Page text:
Nearly eight percent of children in the late-primary years will self-harm. Dr Sarah Swannell, Psychologist with the University of Queensland, talks about self-harming behaviour in childhood and offers preventative strategies to reduce the risk.
What is self-harm?
‘Self-harm’ is an umbrella term for any deliberate behaviour which results in damage to the body. Self-harm can be direct (eg cutting or burning the skin) or indirect (eg binge-drinking or using drugs). Direct self-harm is technically called ‘nonsuicidal self-injury’. The term ‘self-harm’ includes both suicidal and nonsuicidal behaviour and these two categories differ only in their intent. It is also common for people to report ambiguous intent, that is, during an episode of self-harm they are not sure whether they are suicidal or not.
What is the prevalence of self-harm in primary school children? Why we are now alert to it?
In Australia, self-harm occurs in almost eight percent of 10-12 year olds. There is no published data about self-harm prevalence among younger children, but anecdotal evidence shows that it does occur. Kids Helpline has reported increasing rates of self-injury between 2006 and 2011 and, in 10-14 year olds, 15 per cent of counselling calls were related to self-harm.
It is unclear whether self-harm has increased over time among primary school children or whether it was already occurring but went unnoticed or unreported. Certainly, the increased visibility of self-harm among adolescents may lead their younger peers to imitate this behaviour; self-harm has a strong contagion effect. Another reason for our increased alertness may be our increased knowledge about the strong link between nonsuicidal self-harm and suicide – so teachers and other school staff may be more vigilant when confronted with behaviours that look like self-harm.
What is the body's chemical response to self-harming behaviours?
Recent research has shown that people who engage in nonsuicidal self-injury are more sensitive to opioid-medicated reward due to low resting levels of beta-endorphin and enkephalins. Self-injury releases beta-endorphin and enkephalins that increases binding at mu and delta-opioid receptors, which leads to a reduction in negative effect and, possibly, an increase in positive effect. This means that some people are more likely to get pleasure out of nonsuicidal self-injury, much like how a drug addict gets pleasure out of using, or a person with a gambling addiction gets pleasure from gambling.
Why are primary-age children more prone to scratching, head-banging and hitting behaviours and not the cutting and burning seen in adolescents?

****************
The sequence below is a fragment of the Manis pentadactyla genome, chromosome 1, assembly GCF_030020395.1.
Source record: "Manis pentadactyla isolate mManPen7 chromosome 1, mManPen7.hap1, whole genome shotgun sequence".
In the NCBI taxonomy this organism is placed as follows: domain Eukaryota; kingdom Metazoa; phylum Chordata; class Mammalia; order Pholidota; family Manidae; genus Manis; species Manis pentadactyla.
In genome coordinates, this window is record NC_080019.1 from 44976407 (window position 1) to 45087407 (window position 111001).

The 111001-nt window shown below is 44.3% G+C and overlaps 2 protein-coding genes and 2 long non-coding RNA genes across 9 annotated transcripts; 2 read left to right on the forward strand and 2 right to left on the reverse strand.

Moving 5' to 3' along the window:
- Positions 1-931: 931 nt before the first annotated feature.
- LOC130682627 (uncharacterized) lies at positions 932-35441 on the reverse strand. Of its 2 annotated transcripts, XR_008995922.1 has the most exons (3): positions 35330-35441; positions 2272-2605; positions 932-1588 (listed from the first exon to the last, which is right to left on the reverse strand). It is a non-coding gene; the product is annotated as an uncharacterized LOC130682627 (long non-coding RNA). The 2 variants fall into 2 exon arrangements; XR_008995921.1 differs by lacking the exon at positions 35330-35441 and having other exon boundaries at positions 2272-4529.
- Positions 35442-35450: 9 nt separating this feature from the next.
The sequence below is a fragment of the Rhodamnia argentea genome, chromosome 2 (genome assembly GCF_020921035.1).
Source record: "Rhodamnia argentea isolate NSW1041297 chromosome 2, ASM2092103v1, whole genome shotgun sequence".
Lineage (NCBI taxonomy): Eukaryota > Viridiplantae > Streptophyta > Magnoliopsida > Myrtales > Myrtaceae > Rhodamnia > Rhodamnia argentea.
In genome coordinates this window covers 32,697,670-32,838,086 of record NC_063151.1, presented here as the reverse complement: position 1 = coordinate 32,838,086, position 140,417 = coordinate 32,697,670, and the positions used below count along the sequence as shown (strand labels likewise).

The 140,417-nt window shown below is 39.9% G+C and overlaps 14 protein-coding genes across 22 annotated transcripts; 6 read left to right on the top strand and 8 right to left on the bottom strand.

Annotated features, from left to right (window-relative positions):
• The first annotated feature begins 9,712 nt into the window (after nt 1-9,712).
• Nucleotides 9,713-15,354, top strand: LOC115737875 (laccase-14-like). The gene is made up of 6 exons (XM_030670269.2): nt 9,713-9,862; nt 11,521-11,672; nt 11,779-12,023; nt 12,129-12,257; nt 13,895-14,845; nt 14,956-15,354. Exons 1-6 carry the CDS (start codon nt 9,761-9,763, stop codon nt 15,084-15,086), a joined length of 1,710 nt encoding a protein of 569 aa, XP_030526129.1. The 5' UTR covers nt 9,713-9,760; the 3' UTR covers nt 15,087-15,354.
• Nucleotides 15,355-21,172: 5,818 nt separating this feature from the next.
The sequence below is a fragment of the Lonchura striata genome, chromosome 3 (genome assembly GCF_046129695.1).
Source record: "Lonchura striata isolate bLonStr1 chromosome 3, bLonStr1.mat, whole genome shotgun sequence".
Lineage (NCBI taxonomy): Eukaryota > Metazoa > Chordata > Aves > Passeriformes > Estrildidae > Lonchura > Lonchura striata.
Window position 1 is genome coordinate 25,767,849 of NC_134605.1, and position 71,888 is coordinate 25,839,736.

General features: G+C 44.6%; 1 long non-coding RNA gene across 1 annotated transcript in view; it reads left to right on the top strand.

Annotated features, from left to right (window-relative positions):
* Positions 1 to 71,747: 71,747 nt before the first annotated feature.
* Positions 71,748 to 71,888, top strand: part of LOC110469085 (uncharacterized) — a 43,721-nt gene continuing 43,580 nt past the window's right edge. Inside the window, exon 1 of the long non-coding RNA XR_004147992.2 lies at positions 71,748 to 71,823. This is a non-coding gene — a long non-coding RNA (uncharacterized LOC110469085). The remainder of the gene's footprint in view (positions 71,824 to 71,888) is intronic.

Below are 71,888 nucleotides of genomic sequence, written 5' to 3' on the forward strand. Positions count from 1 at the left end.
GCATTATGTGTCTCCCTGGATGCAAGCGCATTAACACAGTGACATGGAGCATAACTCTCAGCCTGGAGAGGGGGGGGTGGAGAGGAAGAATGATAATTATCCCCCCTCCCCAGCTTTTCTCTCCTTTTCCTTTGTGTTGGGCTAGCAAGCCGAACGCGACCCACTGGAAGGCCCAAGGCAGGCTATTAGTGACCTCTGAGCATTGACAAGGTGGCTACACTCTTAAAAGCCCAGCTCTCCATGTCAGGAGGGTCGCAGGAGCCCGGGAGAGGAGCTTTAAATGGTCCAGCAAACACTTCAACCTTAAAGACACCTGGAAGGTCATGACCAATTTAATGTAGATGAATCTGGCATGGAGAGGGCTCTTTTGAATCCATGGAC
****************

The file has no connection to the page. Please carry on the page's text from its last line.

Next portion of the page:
The difference is probably associated with cognitive maturity, as cutting and burning require more planning and thought because tools are required, while scratching, head-banging and hitting do not. In addition, cutting and burning create greater levels of pain, which a person can habituate to via utilising less severe methods first. Research has shown that people who self-harm generally begin by hurting themselves in a superficial way and progress to more dangerous methods.
Self-harm is the biggest risk factor for suicide. How does this relate specifically to children?
Although it is very rare, some children are at risk of suicide, so identifying and responding to self-harm among children is critical in order to assess suicide risk. Identifying and responding appropriately to self-harming behaviour early can reduce suicide risk later on in life. Any child who is found to be self-harming requires a thorough psychological assessment and subsequent treatment depending upon the outcome of the assessment.
What are some good self-harm preventative strategies for children?
The primary motivation for self-harm is emotion regulation, suggesting that people who engage in self-harm have difficulty in this area. Therefore, teaching children to identify, label and express their emotions in an appropriate way is critical to preventing self-harming behaviours. In addition, children need to be taught to accept negative emotions as a normal part of life experience rather than seeing them as experiences that must be stopped or blocked. These lessons are especially important for children born with an innate emotional sensitivity - a biological predisposition to experiencing emotions more intensely and for longer compared to others. If these children are unable to understand and accept their own experience, they are at risk of using unhealthy strategies to cope with these emotions. In addition to improving emotion regulation, children should be taught to reach out to appropriate adults for help when needed. For some children, this lesson will be difficult to get across if they come from families where help-seeking leads to disapproval, rejection or punishment. Therefore, it will benefit all children to receive consistent, regular messaging at school about the importance of asking for help when they need it.
See Dr Sarah Swannell in the KidsMatter self-harm video resource for primary schools.